The NHL DFS market is less advanced than many of the other major sports, mainly due to hockey having a smaller fan base than sports like football and basketball. NHL daily fantasy contests tend to be smaller, and with less substantial prize pools they can be overlooked. The lack of attention given to NHL DFS contests by some powerful DFS players, advice websites, and the general public make them particularly exploitable. If you have limited knowledge of the sport, however, its important to use a few guiding principals as a start in your lineup building process in order to exploit the markets inefficiency on DraftKings and Fanduel
Below, we'll address these strategies and provide tangible examples of how this advice can work in practice.
How to Win NHL DFS Contests: Strategy, advice, tips for daily fantasy hockey tournaments
Even strength lines
In my opinion, the strongest NHL GPP lineups are built around stacking two even strength lines. This is a rule that I stick to in a vast majority of my lineups and the reason is simple: With a few exceptions, forwards (centers and wingers) that play on an even strength line together have by far the highest correlation in terms of fantasy points scored.
If youve played DFS before but are new to hockey, its not difficult to recognize that you should be implementing some form of stacking in order to pile up goals and assists. The question is therefore how you should stack. There are a few alternative approaches to stacking. Loading up on a power-play combination from different even strength lines is the most common. While this is a viable strategy that I have seen work and do personally implement occasionally on smaller slates, I believe it is a superior strategy to use two even strength lines if you do not have to give up optimality or an ownership advantage. I have seen even strength double-stacks take down tournaments with far more frequency than any other approach.
Power-play units, except on extremely rare occasions, do not share nearly as much ice time as even strength lines. Their propensity to see performance correlation if they do not share even strength lines is therefore much lower than even strength linemates, even though they may get more high-danger chances. On larger slates, there are too many even strength lines to play with for me to see value in a power-play stack. Sometimes all it takes to win a GPP is pairing the right two even strength lines.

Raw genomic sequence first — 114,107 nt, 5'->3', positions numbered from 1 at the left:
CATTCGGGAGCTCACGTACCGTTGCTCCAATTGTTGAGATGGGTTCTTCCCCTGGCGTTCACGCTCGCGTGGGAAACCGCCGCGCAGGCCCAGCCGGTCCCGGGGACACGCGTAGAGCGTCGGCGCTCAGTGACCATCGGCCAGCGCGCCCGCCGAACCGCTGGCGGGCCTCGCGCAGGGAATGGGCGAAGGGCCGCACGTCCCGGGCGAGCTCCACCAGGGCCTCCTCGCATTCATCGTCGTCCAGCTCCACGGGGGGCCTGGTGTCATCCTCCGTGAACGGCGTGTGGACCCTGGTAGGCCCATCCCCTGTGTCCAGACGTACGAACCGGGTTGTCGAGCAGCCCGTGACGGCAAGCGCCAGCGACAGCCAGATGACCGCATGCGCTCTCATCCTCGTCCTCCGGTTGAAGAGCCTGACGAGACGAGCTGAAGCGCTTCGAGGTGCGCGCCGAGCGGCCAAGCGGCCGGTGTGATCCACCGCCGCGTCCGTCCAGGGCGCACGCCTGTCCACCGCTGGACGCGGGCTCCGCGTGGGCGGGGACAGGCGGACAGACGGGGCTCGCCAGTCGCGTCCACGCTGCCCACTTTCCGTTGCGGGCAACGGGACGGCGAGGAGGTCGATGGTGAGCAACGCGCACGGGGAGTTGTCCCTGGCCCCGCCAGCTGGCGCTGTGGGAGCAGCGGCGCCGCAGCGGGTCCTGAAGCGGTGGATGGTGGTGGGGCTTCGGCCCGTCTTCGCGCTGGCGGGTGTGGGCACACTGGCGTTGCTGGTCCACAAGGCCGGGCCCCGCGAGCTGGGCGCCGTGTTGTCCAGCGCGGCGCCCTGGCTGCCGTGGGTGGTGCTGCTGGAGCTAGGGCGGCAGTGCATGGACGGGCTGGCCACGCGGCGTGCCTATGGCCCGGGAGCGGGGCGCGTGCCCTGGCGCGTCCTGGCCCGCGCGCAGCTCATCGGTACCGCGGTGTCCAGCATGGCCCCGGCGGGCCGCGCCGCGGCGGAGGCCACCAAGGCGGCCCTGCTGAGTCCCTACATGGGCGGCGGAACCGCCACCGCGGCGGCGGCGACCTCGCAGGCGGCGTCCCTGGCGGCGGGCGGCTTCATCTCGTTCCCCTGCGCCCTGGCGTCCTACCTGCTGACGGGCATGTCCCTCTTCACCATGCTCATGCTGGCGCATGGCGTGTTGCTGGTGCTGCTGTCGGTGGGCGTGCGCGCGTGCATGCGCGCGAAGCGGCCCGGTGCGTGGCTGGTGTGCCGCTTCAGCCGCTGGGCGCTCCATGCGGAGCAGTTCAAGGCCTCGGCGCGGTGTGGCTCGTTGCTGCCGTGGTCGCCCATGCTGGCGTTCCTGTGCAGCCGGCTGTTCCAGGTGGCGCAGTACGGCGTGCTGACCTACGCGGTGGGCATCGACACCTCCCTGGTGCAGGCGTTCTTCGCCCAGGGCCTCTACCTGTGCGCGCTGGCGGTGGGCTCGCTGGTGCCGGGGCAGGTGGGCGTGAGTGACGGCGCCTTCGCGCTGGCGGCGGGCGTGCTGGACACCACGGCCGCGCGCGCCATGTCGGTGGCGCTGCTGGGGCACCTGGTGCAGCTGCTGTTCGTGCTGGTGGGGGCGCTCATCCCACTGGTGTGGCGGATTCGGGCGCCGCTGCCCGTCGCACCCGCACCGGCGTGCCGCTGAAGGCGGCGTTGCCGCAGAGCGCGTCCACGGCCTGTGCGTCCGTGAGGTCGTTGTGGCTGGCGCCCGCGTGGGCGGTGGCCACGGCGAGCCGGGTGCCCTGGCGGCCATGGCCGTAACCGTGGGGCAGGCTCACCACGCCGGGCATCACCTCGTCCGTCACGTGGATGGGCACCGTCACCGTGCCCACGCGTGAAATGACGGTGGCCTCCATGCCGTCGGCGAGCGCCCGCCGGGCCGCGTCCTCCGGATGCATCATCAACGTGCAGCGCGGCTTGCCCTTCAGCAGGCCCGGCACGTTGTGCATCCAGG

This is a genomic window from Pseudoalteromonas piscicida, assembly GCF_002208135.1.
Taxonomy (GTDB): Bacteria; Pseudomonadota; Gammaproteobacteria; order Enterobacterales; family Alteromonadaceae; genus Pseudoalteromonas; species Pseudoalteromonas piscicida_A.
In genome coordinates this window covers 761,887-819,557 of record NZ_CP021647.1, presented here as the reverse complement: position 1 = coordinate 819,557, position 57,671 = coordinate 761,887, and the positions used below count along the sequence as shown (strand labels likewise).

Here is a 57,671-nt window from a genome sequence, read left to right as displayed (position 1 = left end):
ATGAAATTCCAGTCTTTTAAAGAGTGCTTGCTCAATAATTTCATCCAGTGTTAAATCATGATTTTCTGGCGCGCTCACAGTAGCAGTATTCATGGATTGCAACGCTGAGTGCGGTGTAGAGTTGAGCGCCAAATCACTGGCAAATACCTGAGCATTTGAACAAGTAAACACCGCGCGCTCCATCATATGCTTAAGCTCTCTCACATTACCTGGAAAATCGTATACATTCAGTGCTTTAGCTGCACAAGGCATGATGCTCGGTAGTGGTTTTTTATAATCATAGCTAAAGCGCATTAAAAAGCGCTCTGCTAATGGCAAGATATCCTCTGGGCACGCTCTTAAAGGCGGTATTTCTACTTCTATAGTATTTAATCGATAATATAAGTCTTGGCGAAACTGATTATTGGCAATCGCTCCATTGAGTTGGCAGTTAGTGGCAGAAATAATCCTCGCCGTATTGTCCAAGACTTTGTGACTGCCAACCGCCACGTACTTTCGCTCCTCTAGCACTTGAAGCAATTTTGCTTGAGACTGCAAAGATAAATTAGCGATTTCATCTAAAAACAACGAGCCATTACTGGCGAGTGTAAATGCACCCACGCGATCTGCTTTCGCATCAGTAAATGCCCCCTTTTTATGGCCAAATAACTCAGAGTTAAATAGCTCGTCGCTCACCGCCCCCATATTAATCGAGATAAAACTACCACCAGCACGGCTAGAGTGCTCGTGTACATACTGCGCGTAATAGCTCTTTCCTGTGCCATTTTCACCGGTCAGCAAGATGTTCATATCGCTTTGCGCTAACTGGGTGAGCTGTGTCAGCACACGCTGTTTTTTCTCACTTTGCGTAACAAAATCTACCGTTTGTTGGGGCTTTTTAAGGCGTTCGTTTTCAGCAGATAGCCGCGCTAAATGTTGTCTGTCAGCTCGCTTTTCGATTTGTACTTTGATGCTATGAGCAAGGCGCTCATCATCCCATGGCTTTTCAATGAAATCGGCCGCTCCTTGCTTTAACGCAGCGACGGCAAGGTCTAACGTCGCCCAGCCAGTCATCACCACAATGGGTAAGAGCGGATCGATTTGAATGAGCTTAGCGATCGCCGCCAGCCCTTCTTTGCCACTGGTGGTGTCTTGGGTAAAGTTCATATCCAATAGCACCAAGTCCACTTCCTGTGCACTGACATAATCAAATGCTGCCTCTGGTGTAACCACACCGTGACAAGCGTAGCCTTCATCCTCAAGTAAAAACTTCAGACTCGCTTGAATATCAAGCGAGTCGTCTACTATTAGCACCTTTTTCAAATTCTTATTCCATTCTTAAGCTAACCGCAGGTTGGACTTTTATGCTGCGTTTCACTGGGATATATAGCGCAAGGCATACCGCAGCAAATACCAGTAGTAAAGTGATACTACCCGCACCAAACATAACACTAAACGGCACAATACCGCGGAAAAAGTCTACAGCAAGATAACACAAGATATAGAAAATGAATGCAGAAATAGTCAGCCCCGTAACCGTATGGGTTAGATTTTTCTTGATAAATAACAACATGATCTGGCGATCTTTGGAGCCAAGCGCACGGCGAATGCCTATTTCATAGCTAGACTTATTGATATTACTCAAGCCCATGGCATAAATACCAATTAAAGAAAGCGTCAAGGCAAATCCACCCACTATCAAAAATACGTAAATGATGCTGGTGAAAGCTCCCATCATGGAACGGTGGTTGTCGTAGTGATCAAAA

While NHL GPPs are progressing, larger tournaments still carry plenty of unstacked or otherwise suboptimal lineups. Stack two even strength lines and see if they pop.
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Regardless of your stacking strategy, an easy way to improve your player selection process is to target players who shoot the puck. Not only is shooting one of the very few other ways outside of goals and assists to rack up some added fantasy points, it is also perhaps more importantly a strong indicator of future production. The math here is not complicated: Players who shoot will eventually score.
The best players shoot a lot and score a lot, but I like to look deeper for an edge. There are often players who rate highly in terms of shots on goal but may have recently been lacking in the scoring department (goals and assists) and are priced down as a result. Although there can be some statistical significance behind production like this (defensemen generally shoot at a lower percentage than forwards), it can also often be explained by variance that will eventually correct itself.
These situations provide an excellent opportunity to find value in NHL contests. If you want to take your shot-driven approach one step further, you can look at shot attempts, which will be slightly higher than shots on goal and indicate how many times a player has attempted to put a shot on goal. Leveraging the predictive power of a players shots on goal and shot attempts can place you a step ahead of your competition.
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Hockey is a high-volatility sport
Just because a Vegas line says something doesnt make it a fact. NHL games often do not go as planned, and more frequently they go far from it, which is important to remember when building lineups. The volatility of hockey makes leveraging ownership a crucial part of a strong GPP strategy.
When building your lineups, dont fixate on matchup, recent performance, or home versus away. These are all nice factors to consider, but they shouldnt be the guiding principles behind your player selection. Certain lines or players can get way too much attention from the field due to the appeal of their game situation (such as a good matchup at home) while other lines or players of similar caliber may get faded in a bad matchup on the road.
Because NHL results are so erratic from game-to-game, its not uncommon for a popular line to completely flop for practically nothing while an unpopular line goes berserk. This leaves an abundance of opportunities to take advantage of ownership inefficiencies. On larger slates, you can often find strong lines and players for very low ownership. These players can win you a GPP.
Aaron White graduated from Northwestern University with a B.A. in Economics. He has played DFS professionally for several years and has won featured NFL, NBA, MLB, NHL and golf GPPs on both FanDuel and DraftKings.